Steffan Aquarone

Steff is a film producer and technology entrepreneur who speaks internationally on innovation, entrepreneurship and digital marketing

Give your company to your workers and enjoy long-term profits?

“It is wrong to have millionaires before you have ceased to have slums” were the immortal words of John Lewis’ founder, John Spedan Lewis. Regardless of moral persuasion, the fact that this month the John Lewis Partnership announced an increase in group sales of 8.4% (on 52 week basis) with operating profit across the group up 22% is impressive. They paid partners a bonus worth almost 8 weeks’ pay and made a one-off contribution to the pension fund of £150 million. All that in a recession that’s wiped out scores of businesses, not least in the retail sector.

In the spirit of John Spendan Lewis’ philosophy, the John Lewis Partnership is made up of all the 70,000 people it employs. Its annual report modestly states that “Our purpose is the happiness of all our members, through their worthwhile and satisfying employment in a successful business, with success measured by our ability to sustain and to enhance our position both as an outstanding retailer and a thriving example of employee ownership”. This takes Nick Clegg’s statement last night that work “is the way you reward people, but also where you find self-esteem” to a new level.

By rewarding employees with a tangible share in the benefits of their work, John Lewis has benefited from extraordinarily high commitment from its workers, a likely contributing factor to their success. “They’re interested in what they do and they’re knowledgeable about what they sell” says their own website. This is patently clear when you visit a Waitrose or John Lewis store. One of the things I’ve always found most impressive is the way staff are happy to refer to colleagues’ whose expertise about a particular product might be greater. This is a marked contract to commission-based incentives that reward sales people only when they close the deal.

The damage done by taking a short term view of rewards goes deeper than this without even mentioning bankers. Our private sector supports executives who are paid phenomenally high amounts. Today the average CEO earns 81 times more than their average employee. In 2000 this ratio was “just” 47. The worrying thing is that it appears no amount of corporate cock up can even threaten these salaries – just take a look at Ruth Sunderland’s list of the hightest-paid executives and work out for yourself whether they added value to the extent of their remuneration. A classic example she cites is BP’s shareholder meeting last week, where there were protests at chief executive Tony Hayward’s 41% pay rise over a period in which profits fell. Will one of the biggest man-made disasters in 20 years have an impact on next year’s salary do you think?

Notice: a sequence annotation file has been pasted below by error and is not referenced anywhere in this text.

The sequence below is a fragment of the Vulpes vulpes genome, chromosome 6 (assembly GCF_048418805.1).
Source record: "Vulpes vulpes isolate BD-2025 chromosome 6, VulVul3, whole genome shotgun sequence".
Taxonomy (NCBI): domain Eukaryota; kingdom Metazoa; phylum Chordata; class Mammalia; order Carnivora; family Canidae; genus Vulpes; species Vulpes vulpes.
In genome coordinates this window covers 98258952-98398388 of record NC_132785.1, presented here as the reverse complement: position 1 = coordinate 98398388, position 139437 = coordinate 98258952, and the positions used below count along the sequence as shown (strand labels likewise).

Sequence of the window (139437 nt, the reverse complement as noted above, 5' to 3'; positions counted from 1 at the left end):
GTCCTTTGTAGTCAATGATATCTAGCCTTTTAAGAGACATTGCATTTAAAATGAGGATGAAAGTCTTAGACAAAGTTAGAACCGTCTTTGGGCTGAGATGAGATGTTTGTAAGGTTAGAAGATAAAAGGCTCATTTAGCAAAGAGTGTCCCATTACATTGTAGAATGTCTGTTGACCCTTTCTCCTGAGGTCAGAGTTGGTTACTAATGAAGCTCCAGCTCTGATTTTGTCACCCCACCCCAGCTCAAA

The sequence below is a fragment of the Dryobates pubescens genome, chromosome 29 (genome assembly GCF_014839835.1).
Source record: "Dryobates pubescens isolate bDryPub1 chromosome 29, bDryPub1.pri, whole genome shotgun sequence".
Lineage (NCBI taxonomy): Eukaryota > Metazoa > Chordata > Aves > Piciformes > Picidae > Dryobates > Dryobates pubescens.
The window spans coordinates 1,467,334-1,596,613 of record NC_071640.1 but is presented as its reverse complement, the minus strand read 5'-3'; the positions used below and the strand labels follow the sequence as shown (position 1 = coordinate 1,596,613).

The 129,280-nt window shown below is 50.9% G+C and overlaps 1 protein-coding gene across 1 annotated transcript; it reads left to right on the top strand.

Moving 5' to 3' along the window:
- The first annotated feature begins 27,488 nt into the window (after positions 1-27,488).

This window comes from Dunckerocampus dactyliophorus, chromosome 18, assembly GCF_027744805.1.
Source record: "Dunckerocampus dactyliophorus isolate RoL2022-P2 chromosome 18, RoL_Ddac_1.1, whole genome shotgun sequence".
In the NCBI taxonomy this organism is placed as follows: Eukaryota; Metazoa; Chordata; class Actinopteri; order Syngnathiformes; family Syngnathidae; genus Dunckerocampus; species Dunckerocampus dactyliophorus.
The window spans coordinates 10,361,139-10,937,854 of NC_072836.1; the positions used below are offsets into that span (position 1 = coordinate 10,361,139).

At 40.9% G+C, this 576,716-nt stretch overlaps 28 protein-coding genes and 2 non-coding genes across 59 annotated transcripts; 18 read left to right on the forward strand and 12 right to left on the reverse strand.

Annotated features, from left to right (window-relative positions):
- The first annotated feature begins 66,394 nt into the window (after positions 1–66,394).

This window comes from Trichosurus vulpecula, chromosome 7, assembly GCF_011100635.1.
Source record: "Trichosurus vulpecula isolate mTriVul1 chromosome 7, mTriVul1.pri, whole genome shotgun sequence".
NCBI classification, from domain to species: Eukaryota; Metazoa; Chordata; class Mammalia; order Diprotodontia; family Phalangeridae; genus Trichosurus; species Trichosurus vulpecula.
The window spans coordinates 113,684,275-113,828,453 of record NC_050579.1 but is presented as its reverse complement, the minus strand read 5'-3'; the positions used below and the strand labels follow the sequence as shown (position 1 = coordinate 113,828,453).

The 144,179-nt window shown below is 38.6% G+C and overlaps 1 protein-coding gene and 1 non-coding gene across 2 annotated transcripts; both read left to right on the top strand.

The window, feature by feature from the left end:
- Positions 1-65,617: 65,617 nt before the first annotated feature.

This isn’t a side-effect of capitalism. It’s a side-effect of a new type of capitalism that places a layer of impenetrable unaccountability between executives and shareholders. Richard Lambert, secretary general of the CBI, said that executives risked becoming “aliens… in a different galaxy from the rest of the community” and said this “Jack Welch capitalism” had tarnished the reputation of business such that it can never be “a positive force for good” while short-term shareholder value is the main boardroom aim.

Left-wingers often talk prophetically about the end of capitalism. But perhaps examples like John Lewis are indicative of an alternative type of capitalism – no less profitable – with longer-term interests and a broader recognition of its stakeholders. “We believe our model, where commercial success is a driving force but where the needs of Customers, Partners, and long-term financial ambitions are balanced, represents a sustainable, compassionate and fairer form of capitalism” says John Lewis’ Annual Report.

Welch was famed and derided for stating that CEO compensation should continue to be dictated by the free market, without interference from government or other outside agencies. Maybe it’s consumers’ turn to influence things. And with more businesses seeing for themselves how employee ownership can pay in the long run, they might not even need to be conscientious objectors to do so.

Further reading:

Bill Waddell on The End of Jack Welch Capitalism

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